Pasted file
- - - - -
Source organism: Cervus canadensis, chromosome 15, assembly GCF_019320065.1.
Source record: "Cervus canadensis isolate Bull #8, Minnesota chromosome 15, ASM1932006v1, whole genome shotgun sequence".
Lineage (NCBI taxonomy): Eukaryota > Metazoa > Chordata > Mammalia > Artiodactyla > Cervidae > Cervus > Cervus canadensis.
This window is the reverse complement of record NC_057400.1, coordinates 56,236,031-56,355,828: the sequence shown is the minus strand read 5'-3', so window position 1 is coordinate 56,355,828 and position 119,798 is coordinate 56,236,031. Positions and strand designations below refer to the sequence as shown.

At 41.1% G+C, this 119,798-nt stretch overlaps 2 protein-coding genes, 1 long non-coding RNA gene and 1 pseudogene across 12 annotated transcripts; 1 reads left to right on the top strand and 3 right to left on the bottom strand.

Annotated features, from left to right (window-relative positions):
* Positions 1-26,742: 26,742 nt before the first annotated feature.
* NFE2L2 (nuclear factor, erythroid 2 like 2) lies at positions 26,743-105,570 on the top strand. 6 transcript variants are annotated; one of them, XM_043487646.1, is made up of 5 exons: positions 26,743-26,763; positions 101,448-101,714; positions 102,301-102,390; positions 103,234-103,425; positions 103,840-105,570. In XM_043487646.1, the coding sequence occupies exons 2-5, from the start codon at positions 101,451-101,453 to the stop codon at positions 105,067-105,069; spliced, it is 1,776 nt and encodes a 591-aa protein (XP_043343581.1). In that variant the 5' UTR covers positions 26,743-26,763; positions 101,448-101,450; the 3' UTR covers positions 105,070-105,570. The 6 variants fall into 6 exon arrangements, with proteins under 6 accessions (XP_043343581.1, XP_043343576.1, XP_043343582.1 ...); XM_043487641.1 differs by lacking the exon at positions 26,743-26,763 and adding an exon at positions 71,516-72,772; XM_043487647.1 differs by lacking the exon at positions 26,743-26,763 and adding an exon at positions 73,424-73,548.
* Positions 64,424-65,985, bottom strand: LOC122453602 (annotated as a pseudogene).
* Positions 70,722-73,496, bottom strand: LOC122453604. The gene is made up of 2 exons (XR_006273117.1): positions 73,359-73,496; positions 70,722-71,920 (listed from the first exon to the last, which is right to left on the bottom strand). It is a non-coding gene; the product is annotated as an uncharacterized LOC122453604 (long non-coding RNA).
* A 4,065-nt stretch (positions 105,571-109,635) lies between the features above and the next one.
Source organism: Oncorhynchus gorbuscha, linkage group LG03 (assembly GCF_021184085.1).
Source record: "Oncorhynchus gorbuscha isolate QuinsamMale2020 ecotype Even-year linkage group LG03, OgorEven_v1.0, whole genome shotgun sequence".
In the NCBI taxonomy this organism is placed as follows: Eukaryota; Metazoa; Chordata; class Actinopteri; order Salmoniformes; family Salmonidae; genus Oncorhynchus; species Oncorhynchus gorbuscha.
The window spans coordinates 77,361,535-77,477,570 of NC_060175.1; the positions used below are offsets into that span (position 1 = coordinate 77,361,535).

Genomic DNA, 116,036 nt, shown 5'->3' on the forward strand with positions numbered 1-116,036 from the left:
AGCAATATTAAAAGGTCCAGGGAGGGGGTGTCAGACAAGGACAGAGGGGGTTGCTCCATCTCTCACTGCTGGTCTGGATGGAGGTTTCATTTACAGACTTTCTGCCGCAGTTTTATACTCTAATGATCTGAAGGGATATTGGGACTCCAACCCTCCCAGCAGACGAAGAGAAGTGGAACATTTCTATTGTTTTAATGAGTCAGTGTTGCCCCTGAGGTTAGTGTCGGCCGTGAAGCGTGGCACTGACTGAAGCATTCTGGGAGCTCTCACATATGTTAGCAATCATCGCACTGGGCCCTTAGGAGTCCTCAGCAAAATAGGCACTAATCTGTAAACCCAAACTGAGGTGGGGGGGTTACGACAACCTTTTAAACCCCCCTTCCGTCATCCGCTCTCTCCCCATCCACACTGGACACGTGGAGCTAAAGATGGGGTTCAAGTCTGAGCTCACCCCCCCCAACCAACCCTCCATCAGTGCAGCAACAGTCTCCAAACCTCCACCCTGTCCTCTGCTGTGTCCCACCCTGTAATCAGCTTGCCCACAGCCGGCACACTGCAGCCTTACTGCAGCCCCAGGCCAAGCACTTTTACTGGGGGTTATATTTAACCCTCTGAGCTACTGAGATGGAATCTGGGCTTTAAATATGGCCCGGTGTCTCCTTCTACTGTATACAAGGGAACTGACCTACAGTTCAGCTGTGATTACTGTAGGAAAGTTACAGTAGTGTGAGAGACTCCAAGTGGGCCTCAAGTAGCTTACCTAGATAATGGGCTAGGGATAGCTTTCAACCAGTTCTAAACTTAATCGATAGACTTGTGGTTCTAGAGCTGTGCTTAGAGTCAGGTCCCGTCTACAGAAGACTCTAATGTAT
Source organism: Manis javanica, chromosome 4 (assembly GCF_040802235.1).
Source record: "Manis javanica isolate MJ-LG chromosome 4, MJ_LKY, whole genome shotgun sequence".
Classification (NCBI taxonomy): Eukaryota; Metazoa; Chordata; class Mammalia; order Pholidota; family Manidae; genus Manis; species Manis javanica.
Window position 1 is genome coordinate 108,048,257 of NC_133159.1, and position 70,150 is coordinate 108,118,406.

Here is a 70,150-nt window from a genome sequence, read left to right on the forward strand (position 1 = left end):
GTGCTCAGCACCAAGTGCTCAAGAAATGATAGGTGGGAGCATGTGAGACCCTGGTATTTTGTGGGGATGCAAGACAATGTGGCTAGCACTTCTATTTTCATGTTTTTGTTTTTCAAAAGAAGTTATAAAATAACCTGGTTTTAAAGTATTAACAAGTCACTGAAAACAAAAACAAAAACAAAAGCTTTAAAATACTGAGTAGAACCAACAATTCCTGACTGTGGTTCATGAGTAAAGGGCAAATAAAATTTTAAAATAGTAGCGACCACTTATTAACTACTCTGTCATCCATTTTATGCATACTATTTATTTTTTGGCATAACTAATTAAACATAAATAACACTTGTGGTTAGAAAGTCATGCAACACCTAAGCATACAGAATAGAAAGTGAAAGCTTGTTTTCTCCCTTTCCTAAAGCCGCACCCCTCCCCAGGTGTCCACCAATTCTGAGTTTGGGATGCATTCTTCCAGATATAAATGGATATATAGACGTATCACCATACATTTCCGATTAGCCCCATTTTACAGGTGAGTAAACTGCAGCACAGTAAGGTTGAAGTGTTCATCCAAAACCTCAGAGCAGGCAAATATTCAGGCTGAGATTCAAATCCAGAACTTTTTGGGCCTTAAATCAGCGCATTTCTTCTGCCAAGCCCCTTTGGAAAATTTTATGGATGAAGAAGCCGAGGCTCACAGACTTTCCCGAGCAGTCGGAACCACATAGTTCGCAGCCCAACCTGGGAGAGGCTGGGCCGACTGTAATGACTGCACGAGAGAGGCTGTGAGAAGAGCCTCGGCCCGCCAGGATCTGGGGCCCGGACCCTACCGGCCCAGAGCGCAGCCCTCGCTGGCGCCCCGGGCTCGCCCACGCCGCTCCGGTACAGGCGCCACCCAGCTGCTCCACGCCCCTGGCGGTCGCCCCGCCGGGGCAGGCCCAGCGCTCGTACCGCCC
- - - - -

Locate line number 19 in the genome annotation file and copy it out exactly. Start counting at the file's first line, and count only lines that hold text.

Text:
Source record: "Manis javanica isolate MJ-LG chromosome 4, MJ_LKY, whole genome shotgun sequence".